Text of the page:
I think of some of the best-selling religious books and authors today, and I’m going, “Where did that come from?!” So many Christian women are being taken in by some of that teaching because they don’t know God’s Word.

Dr. Ellen: That’s true.

Nancy: So getting into the Word, become students of God’s Word, and learn what it says, what it means, and how to apply it.

Dr. Ellen: Yes, exactly! A lot of women will say to me, “Well, I don’t really understand it. I open the Bible, and I don’t understand it.”

Go to someone who does. This is why I’m back to mentorship. But I always say, “Look for someone who is truly spiritually mature in their walk. Don’t just pick any old woman in your church to mentor you.

Nancy: You want to see fruit.

Dr. Ellen: Yes. Examine their life. Make sure that she’s walking uprightly with the Lord. And then sit with her. Walk with her.

Study doesn’t have to mean you write fifteen papers, thirty pages each. It just means learn of God so you can live of Him.

Nancy: And in order to do that, there’s probably some other pursuits that we won’t have as much time for. We all have the same amount of time, but we live these crazy busy lives. I think it’s easy to feel like, “With all I’ve got going on, with having kids, with having a job, with being involved in church, I just won’t have time to get into the Word.”

Dr. Ellen: Yes.

Nancy: But it’s amazing how much time we have for social media, for movies, for other things that aren’t necessarily sinful, but are they sapping time and energy where we could be getting to know God’s Word?

Dr. Ellen: Yes. Right. I don’t think it takes three hours a day. That’s just me. I don’t advocate, “You need to be in the Word three hours a day.” You may not have three hours. You may have five little ones running around. But I think we can make time. We do make time for what’s important to us.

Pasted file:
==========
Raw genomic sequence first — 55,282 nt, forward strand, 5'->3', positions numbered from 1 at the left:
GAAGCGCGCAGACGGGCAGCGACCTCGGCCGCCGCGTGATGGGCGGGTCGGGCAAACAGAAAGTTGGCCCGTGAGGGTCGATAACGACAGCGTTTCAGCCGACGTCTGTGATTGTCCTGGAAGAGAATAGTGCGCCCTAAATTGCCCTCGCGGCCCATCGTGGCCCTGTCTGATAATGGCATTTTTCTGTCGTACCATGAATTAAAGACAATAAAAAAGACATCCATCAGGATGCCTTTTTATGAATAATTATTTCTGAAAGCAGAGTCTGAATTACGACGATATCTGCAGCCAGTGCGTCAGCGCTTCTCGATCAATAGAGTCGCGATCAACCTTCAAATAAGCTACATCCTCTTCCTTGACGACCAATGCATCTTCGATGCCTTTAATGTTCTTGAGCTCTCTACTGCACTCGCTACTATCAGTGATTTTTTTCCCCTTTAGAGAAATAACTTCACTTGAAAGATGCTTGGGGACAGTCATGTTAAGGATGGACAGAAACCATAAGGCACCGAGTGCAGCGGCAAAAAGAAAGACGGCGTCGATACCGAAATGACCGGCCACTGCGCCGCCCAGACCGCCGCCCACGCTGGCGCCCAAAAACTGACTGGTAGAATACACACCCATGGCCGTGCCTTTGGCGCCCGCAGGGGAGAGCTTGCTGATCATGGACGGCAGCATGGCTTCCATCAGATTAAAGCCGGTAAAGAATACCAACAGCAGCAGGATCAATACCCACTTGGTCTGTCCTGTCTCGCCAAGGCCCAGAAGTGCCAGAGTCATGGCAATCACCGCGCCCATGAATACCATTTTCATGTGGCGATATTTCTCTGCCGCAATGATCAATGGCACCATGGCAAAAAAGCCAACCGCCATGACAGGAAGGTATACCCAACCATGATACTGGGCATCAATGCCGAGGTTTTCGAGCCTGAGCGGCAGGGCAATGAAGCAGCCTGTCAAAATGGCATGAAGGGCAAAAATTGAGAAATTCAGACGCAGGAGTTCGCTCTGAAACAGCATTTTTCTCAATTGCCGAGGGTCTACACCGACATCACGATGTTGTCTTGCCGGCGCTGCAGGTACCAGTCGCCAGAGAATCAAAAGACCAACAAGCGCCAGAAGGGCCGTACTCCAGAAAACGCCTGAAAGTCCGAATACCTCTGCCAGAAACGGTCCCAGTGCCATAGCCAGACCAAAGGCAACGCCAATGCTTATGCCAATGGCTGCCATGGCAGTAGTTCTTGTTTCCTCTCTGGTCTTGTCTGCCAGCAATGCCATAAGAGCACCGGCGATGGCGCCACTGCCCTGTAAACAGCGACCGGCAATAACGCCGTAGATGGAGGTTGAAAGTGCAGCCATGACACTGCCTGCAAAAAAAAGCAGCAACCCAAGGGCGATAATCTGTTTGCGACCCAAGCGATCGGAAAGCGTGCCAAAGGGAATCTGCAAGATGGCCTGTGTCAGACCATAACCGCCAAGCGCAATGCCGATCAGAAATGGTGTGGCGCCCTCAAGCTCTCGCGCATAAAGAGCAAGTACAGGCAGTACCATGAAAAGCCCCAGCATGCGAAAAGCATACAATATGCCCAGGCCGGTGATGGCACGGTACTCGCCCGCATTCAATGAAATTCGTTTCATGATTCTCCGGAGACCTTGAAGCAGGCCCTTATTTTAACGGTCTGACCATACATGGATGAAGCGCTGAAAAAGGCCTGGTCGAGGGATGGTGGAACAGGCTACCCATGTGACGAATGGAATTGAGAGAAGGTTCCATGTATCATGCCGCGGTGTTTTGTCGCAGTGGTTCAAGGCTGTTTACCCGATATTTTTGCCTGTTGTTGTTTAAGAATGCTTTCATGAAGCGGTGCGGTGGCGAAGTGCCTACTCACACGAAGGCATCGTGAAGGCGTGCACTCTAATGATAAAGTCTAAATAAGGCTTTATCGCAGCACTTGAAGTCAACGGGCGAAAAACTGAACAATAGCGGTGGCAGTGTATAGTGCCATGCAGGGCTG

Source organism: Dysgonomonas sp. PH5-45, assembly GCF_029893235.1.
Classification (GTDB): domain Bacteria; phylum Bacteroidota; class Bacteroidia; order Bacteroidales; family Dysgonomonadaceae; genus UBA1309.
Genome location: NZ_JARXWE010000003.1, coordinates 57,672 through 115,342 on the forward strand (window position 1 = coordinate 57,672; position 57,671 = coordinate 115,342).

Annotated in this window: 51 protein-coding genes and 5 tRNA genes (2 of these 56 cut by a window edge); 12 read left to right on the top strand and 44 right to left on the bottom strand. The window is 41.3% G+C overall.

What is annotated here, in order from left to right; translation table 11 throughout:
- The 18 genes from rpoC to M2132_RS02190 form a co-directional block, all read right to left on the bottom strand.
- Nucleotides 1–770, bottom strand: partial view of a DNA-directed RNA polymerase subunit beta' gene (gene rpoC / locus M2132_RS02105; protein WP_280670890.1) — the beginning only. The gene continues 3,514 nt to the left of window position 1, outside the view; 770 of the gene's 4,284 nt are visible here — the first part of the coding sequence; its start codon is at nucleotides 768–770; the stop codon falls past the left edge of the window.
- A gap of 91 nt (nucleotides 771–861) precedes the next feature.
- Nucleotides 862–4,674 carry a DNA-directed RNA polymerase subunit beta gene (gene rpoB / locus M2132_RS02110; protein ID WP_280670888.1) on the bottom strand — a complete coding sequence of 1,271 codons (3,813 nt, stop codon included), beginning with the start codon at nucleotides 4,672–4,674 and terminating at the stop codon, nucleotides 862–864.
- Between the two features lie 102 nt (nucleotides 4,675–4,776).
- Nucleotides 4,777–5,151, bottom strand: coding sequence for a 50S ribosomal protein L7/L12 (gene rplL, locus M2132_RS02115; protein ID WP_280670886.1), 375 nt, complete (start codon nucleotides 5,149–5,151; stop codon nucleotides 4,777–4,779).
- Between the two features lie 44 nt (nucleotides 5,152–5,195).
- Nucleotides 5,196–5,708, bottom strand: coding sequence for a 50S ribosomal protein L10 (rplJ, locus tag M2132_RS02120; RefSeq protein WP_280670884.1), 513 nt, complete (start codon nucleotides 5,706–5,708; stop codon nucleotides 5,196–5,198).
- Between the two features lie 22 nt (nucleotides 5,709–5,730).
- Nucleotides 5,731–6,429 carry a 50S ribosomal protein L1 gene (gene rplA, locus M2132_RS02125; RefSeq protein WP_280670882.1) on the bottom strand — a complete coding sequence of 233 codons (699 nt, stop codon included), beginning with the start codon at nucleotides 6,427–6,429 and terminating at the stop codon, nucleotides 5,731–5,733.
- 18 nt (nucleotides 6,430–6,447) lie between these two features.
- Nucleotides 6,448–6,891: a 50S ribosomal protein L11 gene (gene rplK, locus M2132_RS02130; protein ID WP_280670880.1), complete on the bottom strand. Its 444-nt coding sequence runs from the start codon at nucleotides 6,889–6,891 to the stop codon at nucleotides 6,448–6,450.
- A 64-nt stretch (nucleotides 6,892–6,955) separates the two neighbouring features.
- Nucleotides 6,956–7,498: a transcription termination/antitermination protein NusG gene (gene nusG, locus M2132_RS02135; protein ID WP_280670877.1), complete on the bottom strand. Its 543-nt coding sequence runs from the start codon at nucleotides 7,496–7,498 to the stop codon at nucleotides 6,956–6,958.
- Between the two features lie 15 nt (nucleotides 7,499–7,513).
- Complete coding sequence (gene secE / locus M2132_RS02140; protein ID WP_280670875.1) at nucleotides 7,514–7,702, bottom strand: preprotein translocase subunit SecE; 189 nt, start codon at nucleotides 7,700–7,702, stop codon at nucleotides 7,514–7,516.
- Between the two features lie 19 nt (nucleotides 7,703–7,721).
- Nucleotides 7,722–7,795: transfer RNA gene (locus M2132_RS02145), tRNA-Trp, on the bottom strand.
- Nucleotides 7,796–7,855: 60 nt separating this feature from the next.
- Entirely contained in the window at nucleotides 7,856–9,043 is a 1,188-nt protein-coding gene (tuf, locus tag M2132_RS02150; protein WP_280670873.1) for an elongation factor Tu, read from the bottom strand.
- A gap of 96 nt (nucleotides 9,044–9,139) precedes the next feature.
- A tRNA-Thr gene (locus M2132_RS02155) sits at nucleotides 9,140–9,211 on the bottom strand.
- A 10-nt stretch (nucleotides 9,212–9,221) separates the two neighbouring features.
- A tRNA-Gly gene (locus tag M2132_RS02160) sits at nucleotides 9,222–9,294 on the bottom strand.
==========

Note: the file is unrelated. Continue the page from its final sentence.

I think you can get your kids on a schedule to where you put them to bed at a certain time. You can spend thirty minutes in the Word, then spend another thirty minutes praying over what you read, asking God, “How do I live out what I see here?” Get up, rise early. 

Things you don’t know, make a phone call. Ask someone. “Hey, I saw this word. What do you think it means?” It doesn’t take a whole lot to really learn.

Nancy: And it takes building day upon day upon day upon day—just the way you learn anything.

Dr. Ellen: That’s right.

Nancy: You don’t learn some advanced subject by just going and taking a crash course in it. You learn it by going to class day after day and finding somebody who knows more about it than you do and saying, “Teach me.”

Dr. Ellen: That’s for sure. I’m all about the local church. I think we need to get into a good Bible-teaching, Bible-believing church. And then go on a regular basis. That would be my next thing.

I would say that I see a lot of casual church attenders, not true, strong church men, per se, or church women. Women who are in the church, who have given their time, their talents, their treasures, and attending on a regular basis because the Word is there for you. He’s breaking it down. There are Bible studies. There’s life interaction that happens in the church house, that accountability. The “weeping with those who weep” is kind of hard to do through the television ministry.

Nancy: Being a family.

Dr. Ellen: Yes.

Nancy: We need connection with each other.

Dr. Ellen: We do.

Nancy: We need time together.

Dr. Ellen: Yes.